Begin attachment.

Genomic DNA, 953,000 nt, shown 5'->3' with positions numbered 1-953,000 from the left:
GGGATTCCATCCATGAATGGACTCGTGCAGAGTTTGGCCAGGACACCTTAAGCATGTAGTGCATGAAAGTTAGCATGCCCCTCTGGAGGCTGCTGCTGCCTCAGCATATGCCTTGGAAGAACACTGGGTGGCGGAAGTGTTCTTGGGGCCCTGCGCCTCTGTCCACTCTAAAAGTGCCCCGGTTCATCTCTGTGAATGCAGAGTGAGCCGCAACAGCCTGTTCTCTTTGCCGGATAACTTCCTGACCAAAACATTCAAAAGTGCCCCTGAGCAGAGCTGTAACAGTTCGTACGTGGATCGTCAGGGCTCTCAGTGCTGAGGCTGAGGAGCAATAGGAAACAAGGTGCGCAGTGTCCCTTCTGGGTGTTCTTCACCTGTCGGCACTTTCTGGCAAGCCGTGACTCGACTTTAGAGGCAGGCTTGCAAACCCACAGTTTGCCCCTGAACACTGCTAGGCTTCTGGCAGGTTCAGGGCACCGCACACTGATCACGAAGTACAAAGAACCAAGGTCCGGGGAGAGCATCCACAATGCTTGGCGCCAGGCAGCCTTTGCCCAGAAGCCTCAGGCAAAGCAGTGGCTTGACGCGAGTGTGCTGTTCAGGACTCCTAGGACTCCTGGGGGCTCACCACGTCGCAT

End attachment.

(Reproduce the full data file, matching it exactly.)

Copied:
Genomic DNA, 953,000 nt, shown 5'->3' with positions numbered 1-953,000 from the left:
GGGATTCCATCCATGAATGGACTCGTGCAGAGTTTGGCCAGGACACCTTAAGCATGTAGTGCATGAAAGTTAGCATGCCCCTCTGGAGGCTGCTGCTGCCTCAGCATATGCCTTGGAAGAACACTGGGTGGCGGAAGTGTTCTTGGGGCCCTGCGCCTCTGTCCACTCTAAAAGTGCCCCGGTTCATCTCTGTGAATGCAGAGTGAGCCGCAACAGCCTGTTCTCTTTGCCGGATAACTTCCTGACCAAAACATTCAAAAGTGCCCCTGAGCAGAGCTGTAACAGTTCGTACGTGGATCGTCAGGGCTCTCAGTGCTGAGGCTGAGGAGCAATAGGAAACAAGGTGCGCAGTGTCCCTTCTGGGTGTTCTTCACCTGTCGGCACTTTCTGGCAAGCCGTGACTCGACTTTAGAGGCAGGCTTGCAAACCCACAGTTTGCCCCTGAACACTGCTAGGCTTCTGGCAGGTTCAGGGCACCGCACACTGATCACGAAGTACAAAGAACCAAGGTCCGGGGAGAGCATCCACAATGCTTGGCGCCAGGCAGCCTTTGCCCAGAAGCCTCAGGCAAAGCAGTGGCTTGACGCGAGTGTGCTGTTCAGGACTCCTAGGACTCCTGGGGGCTCACCACGTCGCAT